(AAS purists may like to just ignore this post ☺☺)
We are doing AAS with 12 year old Jay our way, he'll have completed all the books by the end of this year.... unless something very untoward happens.
We go for just covering the rules in AAS, no completing the whole lesson with tiles or spelling through the simpler word list, or writing out the easier dictation pieces. (Jay would baulk!)
Getting an older student to read through the lesson first works well!
1. Review spelling rule cards, along with any other cards that may need reinforcement.
2. Discuss the rule being covered in 'todays' lesson together.
3. Work through testing some words that are more suited to the students level.
4. Write a piece of dictation, sans AAS, but with a more complex sentence structure. Again, suited to the student.
I like to reinvent the AAS word lists with a more involved variant, often using word lists out of Natural Speller by Kathryn Stout.
ie: For words that end in C+le we'll go for words like scramble, triangle, etc.. taken from the Grade 7 list in Natural Speller.
Or, I'll ramp up the base words in the AAS word lists.
ie: For a base word like reach, I'll have Jay spell unreachable (which also reinforces previous lessons).
With the dictation I generate a longer, more involved, portion of dictation at the end of each spelling session.
I prefer to invest in a Charlotte Mason inspired piece of writing here with the dictation piece being a snippet relating to a history topic, or from a read aloud we are currently going through.
This piece of dictation is also a chance to review grammar concepts.
Jay is doing AAS only 3 days per week, covering 1 lesson a day.
That's it. All done.... until next the lesson.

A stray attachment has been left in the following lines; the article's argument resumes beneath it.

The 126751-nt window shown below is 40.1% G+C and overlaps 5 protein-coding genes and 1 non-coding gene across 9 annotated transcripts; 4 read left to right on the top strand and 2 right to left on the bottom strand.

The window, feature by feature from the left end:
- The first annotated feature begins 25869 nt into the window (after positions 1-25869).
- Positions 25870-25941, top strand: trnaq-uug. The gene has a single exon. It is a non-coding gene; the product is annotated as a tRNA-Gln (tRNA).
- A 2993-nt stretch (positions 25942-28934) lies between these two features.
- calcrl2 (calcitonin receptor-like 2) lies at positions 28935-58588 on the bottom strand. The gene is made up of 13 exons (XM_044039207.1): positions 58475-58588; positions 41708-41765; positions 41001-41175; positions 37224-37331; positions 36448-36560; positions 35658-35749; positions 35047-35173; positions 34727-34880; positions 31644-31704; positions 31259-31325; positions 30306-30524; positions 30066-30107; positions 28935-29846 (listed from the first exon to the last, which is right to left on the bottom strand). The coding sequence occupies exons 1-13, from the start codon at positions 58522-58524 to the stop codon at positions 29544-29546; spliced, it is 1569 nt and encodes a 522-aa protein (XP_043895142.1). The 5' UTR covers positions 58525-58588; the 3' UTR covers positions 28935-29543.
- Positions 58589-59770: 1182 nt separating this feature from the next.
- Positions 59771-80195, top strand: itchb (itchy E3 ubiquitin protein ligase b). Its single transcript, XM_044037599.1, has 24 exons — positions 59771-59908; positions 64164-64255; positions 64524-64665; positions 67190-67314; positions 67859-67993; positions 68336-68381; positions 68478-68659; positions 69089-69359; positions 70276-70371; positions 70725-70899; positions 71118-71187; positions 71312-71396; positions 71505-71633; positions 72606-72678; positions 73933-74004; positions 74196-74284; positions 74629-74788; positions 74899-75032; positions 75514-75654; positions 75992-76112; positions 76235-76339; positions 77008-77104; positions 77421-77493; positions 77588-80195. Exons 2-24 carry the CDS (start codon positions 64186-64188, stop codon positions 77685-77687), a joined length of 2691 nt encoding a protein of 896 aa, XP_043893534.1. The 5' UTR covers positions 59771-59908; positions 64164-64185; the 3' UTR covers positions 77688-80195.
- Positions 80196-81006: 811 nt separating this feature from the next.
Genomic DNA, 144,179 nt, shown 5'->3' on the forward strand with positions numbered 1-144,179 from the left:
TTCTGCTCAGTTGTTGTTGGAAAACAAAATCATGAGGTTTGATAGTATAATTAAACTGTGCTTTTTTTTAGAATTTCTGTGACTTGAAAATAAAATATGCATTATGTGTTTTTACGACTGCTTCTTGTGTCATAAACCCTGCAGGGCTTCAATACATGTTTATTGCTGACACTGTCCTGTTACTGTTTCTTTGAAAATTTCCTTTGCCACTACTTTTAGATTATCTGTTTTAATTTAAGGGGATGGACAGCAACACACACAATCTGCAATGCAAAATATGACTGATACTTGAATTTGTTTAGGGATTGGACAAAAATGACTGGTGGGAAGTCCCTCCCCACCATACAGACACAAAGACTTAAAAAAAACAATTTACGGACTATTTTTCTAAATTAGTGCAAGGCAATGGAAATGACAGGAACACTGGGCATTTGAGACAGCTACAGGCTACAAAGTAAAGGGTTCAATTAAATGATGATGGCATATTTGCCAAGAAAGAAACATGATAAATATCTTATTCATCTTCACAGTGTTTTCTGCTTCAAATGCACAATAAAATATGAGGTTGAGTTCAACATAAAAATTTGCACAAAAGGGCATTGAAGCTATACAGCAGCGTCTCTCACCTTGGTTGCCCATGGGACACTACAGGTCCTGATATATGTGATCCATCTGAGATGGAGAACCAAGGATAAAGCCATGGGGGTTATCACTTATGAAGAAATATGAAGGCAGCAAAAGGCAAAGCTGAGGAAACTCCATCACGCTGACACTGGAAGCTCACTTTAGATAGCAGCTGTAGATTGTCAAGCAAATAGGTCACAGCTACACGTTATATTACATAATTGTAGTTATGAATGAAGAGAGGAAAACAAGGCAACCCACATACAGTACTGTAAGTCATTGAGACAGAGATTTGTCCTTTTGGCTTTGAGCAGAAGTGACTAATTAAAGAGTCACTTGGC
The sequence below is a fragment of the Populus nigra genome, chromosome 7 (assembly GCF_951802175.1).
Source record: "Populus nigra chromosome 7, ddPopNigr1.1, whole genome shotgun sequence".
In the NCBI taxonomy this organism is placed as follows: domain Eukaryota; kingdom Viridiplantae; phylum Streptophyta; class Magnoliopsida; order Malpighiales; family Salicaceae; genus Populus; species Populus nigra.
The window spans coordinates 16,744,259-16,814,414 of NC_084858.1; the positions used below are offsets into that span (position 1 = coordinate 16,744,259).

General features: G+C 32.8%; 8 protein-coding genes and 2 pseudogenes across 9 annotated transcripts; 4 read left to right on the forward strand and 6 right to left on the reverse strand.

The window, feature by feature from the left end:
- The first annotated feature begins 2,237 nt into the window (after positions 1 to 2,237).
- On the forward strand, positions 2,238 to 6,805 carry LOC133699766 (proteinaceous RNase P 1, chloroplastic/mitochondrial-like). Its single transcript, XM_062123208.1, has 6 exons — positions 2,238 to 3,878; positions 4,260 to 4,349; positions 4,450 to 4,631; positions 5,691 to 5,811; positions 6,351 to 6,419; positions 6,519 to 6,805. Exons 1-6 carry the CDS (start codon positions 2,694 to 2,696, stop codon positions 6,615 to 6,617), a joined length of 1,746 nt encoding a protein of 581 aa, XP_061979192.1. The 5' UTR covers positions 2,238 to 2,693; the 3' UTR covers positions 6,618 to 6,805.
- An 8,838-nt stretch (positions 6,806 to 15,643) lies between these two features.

Thanks for sharing Chelle.
You make it sound so doable.
That just make *absolute* sense.
Are you using one level or multiple levels with your son when you say that you're getting it done in a year? The reason I ask is that I bought the entire set (overkill, I'm sure), but my boys (12 & 14) needed a basic review of phonograms, etc in order to help their struggling spelling problems. We'll progress pretty quickly through some levels and then settle in. Not sure about the tiles and doing all - it seems a little too babyish for them. I do want to encourage, not discourage. So I like your ideas, thank you.
I don't think purchasing the entire set is over kill when one is going to be moving through the levels at a much quicker pace.
It's exactly what I would have done if I'd known that "yes" the program was definitely going to work for our dd :-D
With Ds we cover one level(1 book) at a time before we move to the next level.
We will be finished all the books by the end of this year (working through levels 3-7).
I like to pull in the rules Ds has learnt in previous levels into our 'customised' AAS lesson times. Since he has the rules as a spelling base, now, Ds will refer to them during writing assignments - which makes my marmee's heart happy!
Ds does not like using the tiles either, never has, so we just don't use them as prescribed for him.
At the beginning of a lesson, thinking in particular of the teams and etc.. tiles, we may refer to the tiles; but he doesn't move those little plastic squares around on the white board ☺
And hoping you can work out a method that works best for your family.
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